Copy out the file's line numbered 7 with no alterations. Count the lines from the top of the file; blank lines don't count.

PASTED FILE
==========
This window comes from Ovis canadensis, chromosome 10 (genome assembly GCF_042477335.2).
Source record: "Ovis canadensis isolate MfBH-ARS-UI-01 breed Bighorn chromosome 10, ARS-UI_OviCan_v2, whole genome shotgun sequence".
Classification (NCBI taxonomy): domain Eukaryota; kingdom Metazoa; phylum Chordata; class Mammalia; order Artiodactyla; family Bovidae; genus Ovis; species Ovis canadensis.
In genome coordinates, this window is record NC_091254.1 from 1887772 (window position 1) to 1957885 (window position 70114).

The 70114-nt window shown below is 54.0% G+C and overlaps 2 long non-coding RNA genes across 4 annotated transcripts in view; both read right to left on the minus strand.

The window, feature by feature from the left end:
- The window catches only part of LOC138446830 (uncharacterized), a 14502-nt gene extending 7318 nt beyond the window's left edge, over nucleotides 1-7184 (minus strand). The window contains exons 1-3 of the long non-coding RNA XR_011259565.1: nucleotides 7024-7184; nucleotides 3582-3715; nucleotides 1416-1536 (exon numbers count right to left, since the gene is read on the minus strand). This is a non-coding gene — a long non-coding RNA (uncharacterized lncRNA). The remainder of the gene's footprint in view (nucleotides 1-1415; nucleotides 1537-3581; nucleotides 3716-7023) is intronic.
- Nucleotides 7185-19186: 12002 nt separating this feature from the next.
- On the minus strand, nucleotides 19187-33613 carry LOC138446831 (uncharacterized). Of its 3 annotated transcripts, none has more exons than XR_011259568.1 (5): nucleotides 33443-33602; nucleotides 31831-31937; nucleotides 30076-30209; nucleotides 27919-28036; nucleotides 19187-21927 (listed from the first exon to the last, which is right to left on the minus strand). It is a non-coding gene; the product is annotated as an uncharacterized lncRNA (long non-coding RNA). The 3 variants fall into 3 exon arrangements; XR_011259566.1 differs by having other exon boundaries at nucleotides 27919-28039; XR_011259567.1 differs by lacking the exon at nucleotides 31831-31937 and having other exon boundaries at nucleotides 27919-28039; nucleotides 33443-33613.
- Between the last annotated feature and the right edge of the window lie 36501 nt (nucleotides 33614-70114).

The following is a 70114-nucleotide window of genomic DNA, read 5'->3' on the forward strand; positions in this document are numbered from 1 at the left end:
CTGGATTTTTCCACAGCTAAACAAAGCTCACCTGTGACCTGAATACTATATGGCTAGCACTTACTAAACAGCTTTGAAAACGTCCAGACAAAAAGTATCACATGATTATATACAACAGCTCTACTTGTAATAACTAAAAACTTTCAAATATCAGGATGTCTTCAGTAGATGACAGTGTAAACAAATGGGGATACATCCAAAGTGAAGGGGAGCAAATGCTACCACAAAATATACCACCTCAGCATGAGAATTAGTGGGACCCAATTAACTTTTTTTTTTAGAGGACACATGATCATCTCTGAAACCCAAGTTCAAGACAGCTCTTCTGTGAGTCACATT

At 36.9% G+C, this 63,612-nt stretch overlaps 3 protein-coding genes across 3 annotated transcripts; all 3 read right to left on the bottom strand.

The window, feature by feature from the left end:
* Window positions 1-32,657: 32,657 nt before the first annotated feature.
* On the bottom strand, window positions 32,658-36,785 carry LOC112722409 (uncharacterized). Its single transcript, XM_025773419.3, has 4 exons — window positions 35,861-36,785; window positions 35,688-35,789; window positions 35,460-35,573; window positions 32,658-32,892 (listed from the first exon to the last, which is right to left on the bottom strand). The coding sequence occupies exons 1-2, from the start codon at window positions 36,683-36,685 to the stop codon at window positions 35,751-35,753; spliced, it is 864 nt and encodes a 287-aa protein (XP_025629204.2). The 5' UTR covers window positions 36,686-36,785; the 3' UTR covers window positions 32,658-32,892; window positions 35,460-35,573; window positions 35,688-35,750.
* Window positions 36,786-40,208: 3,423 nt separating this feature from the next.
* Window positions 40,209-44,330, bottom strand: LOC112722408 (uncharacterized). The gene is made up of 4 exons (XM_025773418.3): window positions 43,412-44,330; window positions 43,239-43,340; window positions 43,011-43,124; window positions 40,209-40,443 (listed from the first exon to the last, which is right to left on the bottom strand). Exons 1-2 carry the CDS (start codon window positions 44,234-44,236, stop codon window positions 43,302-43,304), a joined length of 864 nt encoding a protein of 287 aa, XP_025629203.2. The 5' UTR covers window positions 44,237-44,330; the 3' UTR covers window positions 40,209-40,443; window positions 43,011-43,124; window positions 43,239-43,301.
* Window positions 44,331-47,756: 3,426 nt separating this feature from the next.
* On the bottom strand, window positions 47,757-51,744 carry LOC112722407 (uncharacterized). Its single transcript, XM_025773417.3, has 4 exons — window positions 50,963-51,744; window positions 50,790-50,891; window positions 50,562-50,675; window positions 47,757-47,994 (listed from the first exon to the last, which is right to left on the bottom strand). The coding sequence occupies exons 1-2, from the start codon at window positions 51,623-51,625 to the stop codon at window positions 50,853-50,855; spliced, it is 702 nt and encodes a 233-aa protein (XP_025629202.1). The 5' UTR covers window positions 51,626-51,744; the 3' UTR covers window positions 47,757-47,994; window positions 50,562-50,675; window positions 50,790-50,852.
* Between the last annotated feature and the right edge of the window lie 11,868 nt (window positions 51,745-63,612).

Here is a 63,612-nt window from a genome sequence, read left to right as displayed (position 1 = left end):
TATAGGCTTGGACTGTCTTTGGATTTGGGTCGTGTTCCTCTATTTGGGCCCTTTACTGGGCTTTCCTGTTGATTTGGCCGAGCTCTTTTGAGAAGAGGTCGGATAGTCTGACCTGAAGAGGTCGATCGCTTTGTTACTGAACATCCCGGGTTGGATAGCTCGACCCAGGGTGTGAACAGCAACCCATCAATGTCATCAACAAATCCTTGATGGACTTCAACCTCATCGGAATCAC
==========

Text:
- The window catches only part of LOC138446830 (uncharacterized), a 14502-nt gene extending 7318 nt beyond the window's left edge, over nucleotides 1-7184 (minus strand). The window contains exons 1-3 of the long non-coding RNA XR_011259565.1: nucleotides 7024-7184; nucleotides 3582-3715; nucleotides 1416-1536 (exon numbers count right to left, since the gene is read on the minus strand). This is a non-coding gene — a long non-coding RNA (uncharacterized lncRNA). The remainder of the gene's footprint in view (nucleotides 1-1415; nucleotides 1537-3581; nucleotides 3716-7023) is intronic.